Because it's possible to get some really nice photos out of the FZ35, I tipped the image quality rating over to 7 from 6. If you plan to print without cropping or retouching, or shoot only raw, you'll be able to get some excellent low-ISO-sensitivity photos from the camera. Color and exposure are generally good, and the lens--the same as that on the FZ28--is solid for a megazoom, with decent center sharpness and only moderate fringing. That said, the FZ35 has two weaknesses when it comes to photo quality, the same weaknesses that plague all the other models in this category: JPEG compression artifacts and poor blue-channel processing at ISO sensitivities as low as ISO 100, which results in noticeable yellow splotches throughout images. Although neither will likely jump out even when printed at large (12x16) sizes, they will if you crop or enlarge or try to adjust the colors or the tonal range.
Though the FZ28 supported 720p movie capture, the FZ35 updates it to use the more efficient AVCHD Lite codec, which also supports stereo sound; it still supports Motion JPEG MOV files. Like the GH1, and unlike many competitors, the FZ35 has a pretty robust set of movie controls, including full PASM and scene modes, ISO sensitivity, and metering options. You can't drop the shutter speed below 1/30 sec, though, (for special effects). The video and audio quality are pretty good, too, though the placement of the large mic--atop the pop-up flash--is susceptible to wind noise, which the wind filter only partly compensates for.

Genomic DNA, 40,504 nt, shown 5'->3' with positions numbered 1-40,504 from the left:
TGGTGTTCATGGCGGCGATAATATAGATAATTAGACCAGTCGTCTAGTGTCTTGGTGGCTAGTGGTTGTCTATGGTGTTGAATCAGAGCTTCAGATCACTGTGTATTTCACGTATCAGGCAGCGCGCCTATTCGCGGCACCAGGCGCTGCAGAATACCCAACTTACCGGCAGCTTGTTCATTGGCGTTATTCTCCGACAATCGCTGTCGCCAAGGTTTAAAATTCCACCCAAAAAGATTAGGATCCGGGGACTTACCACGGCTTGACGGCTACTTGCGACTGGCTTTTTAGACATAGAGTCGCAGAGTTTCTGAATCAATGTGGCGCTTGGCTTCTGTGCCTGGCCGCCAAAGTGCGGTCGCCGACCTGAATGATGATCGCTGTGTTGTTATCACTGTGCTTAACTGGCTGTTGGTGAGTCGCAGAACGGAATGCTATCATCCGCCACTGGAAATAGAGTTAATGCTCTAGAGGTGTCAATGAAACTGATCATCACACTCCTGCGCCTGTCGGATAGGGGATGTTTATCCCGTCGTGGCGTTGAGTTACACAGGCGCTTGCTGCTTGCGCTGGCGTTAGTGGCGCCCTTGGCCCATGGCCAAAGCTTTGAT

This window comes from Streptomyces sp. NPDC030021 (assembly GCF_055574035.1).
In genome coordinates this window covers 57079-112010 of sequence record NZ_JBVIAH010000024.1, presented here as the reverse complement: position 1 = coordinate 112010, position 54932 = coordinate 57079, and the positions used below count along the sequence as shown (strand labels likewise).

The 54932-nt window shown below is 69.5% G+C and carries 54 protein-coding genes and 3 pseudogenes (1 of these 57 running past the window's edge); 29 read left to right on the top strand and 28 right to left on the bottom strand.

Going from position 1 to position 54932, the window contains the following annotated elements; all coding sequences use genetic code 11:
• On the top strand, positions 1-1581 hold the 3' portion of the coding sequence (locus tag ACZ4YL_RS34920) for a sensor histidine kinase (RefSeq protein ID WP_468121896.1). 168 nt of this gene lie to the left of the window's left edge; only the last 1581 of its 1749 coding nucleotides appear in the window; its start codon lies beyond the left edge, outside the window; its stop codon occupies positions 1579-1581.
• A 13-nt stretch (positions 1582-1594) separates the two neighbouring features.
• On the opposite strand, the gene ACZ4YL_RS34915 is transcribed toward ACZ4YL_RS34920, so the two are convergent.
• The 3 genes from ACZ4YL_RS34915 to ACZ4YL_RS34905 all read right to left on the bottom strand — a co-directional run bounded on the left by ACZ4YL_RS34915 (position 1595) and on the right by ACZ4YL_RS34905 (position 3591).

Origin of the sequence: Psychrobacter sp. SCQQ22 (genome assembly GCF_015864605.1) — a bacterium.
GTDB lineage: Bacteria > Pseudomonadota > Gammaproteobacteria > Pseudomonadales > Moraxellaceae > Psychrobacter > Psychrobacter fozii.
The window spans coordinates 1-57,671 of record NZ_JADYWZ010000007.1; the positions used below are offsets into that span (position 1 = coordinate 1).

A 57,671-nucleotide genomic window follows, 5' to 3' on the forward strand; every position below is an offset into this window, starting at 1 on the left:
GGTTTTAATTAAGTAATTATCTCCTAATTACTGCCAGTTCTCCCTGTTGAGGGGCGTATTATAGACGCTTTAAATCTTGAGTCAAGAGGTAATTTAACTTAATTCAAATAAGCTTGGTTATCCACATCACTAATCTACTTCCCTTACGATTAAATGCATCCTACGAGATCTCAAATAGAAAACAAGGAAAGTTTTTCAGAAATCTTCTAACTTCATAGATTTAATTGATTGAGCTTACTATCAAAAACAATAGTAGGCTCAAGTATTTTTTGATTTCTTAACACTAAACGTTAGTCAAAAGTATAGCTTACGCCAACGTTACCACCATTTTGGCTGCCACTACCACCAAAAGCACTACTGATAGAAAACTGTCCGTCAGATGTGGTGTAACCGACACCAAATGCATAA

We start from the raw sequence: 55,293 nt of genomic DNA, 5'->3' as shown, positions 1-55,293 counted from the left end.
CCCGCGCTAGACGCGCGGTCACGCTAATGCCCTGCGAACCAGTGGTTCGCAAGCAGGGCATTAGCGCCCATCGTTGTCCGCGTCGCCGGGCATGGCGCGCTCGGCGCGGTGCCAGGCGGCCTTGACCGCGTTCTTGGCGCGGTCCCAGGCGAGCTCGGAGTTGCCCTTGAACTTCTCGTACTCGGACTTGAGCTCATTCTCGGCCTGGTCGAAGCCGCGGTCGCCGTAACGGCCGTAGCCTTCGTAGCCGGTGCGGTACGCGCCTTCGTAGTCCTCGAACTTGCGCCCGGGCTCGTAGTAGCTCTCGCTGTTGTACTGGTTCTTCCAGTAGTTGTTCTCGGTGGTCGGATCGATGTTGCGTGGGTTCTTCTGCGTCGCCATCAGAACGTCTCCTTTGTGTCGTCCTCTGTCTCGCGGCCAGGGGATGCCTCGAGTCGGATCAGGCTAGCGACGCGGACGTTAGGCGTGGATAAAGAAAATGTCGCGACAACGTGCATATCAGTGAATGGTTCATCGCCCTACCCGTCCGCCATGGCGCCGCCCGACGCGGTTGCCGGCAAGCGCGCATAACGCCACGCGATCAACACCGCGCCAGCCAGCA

A better-than-average megazoom choice, the Panasonic Lumix DMC-FZ35 delivers standout video capabilities and an excellent manual feature set. Nevertheless, it suffers from a lot of the same drawbacks as its competitors, including weak photo quality.
(Shorter bars indicate better performance)
|Time to first shot||Typical shot-to-shot time||Shutter lag (dim)||Shutter lag (typical)|
(Longer bars indicate better performance)